For the prevention of scurvy in these ships much appears to depend on the cleanliness and ventilation of the prisons which ought to be kept as dry as possible. The free use of chlorate of lime and also of vinegar throughout the whole of the prisoners as well as down the water closets daily are most favourable for the preservation of a pure air and doing away all unpleasant smells. Next to these is keeping the whole of the prisoners on deck whenever the weather will allow of it; and keeping them employed in some way or other not the least amongst all the probably means of securing good health is their full allowance of provisions and that provisions thoroughly cooked with a liberal allowance of wholesome water. Washing their clothes at proper seasons and bathing generally in the warm latitude will also greatly contribute to the preservation of good health and add much to comfort of each man

Passengers included D.A.C.G. Smith, Captain James Henry Crummer, Mrs Crummer and 3 children, Ensign Ewen and 29 rank and file of the 28th regt., 9 women and 7 children.

The printed convict indents are arranged in alphabetical order by the place of conviction:
Place of Convictons Convicted
Berkshire 4 men
Cambridgeshire 9 men
Central Criminal Court 64 men
Cornwall 1 man
Devonshire 4 men
Dorsetshire 3 men
Essex 9 men
Hereford 1 man
Lancaster 4 men
Middlesex 12 men
Norfolk 16 men
Northampton 5 men
Oxford 2 men
Somersetshire 5 men
Southampton 13 men
Staffordshire 2 men
Suffolk 9 men
Surrey 17 men
Sussex 13 men
Warwickshire 13 men
Wiltshire 14 men
Yorkshire 3 men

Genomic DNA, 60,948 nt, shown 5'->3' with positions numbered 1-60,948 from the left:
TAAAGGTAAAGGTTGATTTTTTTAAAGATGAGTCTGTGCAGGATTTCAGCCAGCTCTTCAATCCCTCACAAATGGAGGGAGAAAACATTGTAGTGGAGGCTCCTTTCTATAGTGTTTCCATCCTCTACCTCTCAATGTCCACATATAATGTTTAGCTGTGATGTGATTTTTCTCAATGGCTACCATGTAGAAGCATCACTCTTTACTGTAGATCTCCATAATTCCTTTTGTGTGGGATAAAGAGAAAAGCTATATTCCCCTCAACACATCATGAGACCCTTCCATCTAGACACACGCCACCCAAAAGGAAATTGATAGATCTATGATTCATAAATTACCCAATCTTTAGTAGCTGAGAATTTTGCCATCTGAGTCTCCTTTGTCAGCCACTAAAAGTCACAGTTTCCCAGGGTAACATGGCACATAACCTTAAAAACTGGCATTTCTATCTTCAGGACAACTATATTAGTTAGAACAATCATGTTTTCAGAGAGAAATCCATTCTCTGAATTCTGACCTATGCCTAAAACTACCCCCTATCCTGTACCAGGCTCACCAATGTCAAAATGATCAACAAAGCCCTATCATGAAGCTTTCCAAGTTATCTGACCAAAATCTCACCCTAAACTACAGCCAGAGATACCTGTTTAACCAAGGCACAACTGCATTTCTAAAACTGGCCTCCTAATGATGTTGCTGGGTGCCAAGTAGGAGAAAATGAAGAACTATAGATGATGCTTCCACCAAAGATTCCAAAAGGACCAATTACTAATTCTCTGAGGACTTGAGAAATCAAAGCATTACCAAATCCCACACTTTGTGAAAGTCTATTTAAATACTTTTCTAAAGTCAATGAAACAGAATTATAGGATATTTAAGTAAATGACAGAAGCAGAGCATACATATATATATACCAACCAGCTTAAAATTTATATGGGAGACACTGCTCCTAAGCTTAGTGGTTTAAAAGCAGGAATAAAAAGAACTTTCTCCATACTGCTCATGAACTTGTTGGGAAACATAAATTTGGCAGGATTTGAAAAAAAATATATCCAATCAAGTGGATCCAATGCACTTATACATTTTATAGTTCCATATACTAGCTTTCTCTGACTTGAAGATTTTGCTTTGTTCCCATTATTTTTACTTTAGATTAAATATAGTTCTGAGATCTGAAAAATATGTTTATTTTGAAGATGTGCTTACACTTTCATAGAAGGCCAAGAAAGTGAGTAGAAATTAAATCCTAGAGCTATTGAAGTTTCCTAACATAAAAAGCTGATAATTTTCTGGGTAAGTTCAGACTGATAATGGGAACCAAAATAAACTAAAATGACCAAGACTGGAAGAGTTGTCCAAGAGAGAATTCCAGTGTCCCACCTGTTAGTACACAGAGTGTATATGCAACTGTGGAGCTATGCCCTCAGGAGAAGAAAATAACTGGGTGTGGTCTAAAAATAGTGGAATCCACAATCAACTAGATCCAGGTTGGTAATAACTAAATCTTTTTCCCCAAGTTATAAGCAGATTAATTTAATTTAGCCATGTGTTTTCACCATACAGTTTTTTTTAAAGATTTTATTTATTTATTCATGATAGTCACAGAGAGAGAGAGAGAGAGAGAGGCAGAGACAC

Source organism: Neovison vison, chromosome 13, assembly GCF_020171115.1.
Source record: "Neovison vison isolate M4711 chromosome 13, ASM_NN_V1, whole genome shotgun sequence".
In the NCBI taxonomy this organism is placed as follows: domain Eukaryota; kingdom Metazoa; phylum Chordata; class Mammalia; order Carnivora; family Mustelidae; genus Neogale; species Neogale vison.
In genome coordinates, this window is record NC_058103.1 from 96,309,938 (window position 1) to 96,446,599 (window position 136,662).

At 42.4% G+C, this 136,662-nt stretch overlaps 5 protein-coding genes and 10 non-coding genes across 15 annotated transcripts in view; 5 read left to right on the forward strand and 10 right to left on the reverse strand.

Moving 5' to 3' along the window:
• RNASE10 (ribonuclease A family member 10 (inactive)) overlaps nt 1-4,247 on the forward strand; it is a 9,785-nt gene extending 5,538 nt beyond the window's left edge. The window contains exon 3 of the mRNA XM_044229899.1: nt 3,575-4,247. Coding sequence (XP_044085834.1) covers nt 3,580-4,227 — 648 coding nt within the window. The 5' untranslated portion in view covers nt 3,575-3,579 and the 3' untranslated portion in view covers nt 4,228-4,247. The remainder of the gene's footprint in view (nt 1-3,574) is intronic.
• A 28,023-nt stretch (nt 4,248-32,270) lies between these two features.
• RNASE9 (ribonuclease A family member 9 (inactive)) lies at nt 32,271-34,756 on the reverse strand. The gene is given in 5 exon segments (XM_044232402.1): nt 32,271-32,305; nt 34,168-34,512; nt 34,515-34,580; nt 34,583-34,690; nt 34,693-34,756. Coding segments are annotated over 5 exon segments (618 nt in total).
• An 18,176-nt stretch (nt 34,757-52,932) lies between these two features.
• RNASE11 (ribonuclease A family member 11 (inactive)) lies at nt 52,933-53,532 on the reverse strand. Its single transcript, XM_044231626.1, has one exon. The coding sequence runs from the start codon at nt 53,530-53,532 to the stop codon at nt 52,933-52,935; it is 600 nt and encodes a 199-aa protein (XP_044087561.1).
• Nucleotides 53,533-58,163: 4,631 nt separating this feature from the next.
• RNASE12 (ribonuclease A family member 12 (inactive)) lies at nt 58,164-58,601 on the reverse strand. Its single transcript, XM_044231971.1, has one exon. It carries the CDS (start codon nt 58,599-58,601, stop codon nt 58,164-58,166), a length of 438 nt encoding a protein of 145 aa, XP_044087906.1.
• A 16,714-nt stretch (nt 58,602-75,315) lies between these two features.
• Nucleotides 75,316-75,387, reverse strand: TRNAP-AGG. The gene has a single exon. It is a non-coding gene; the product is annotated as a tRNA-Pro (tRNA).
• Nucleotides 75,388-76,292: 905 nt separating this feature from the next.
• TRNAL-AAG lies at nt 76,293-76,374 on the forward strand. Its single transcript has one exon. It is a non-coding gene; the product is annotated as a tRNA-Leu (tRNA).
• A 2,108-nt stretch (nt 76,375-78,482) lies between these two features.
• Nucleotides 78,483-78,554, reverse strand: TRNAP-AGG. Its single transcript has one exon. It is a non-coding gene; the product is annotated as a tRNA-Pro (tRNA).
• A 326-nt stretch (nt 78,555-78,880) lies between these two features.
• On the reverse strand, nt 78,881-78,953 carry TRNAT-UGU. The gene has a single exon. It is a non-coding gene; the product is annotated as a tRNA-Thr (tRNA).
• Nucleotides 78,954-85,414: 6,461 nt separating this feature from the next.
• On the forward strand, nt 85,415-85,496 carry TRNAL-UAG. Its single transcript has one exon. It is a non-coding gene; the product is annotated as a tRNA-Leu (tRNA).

Dominica 1 man
Guernsey Royal Court 2 men
Newfoundland 1 man
Jamaica court-martial 2 men
Devonport court-martial 1 man

Convict ships bringing detachments of the 28th regiment included Recovery, Marquis of Huntley,
Charles Kerr, Westmoreland, Norfolk, Backwell, England, John Barry, Susan, Waterloo, Moffatt, Strathfieldsaye, Portsea and Lady McNaughten

Soldiers of the 28th regiment stationed in Newcastle & Maitland 1836-37 included

Notes & Links:

1). Obadiah Pineo was also employed as surgeon on the convict ships Pyramus in 1836 and the Lord Lyndoch in 1838.

2).  Below is a list of convicts of the England who have been identified in the Hunter Valley and were later assigned to settlers such as John Laurio Platt, William Ogilvie, Timothy Nowlan and Thomas Bartie.  Find out more about these Hunter Valley convicts here

Robert Adams

Joseph Allen

William Bartlett

Thomas Berryman

William Bird

Thomas Braughton

Matthew Bryan

Robert Bugden

John Coleman

Robert Daniels

William Davies

Thomas Ditnon

 Richard Fryer

Samuel Furler

Timothy Grady

Thomas Hancock

William Harmer

Enoch Haven

Joseph Heale

John Hempson

Joseph Holden

John James (Joseph Woodfall)

William Jessup

Edward Johnson

Samuel Johnson

William Johnstone

John Jones

William Jones

William Kendall

Nicholas Lane

George Lavell

John Laws

Denis Leary

William Leffage

George Loman

James Lovelock

Joseph Malpas

John Manning

Thomas Manning

Robert May

Patrick McCormick

Samuel Morley

William Newman

Charles Niblet

William Parker

James Parkington

William Payne

John Shadbolt

George Smith

Phillip Smith

Thomas Smith

Thomas Sorrell

George Thomas

James Thompson

William Thorpe

Henry Wadey

Daniel Watson

James Webb

Joseph Willoughby



1). UK, Royal Navy Medical Journals, 1817-1857 (Ancestry)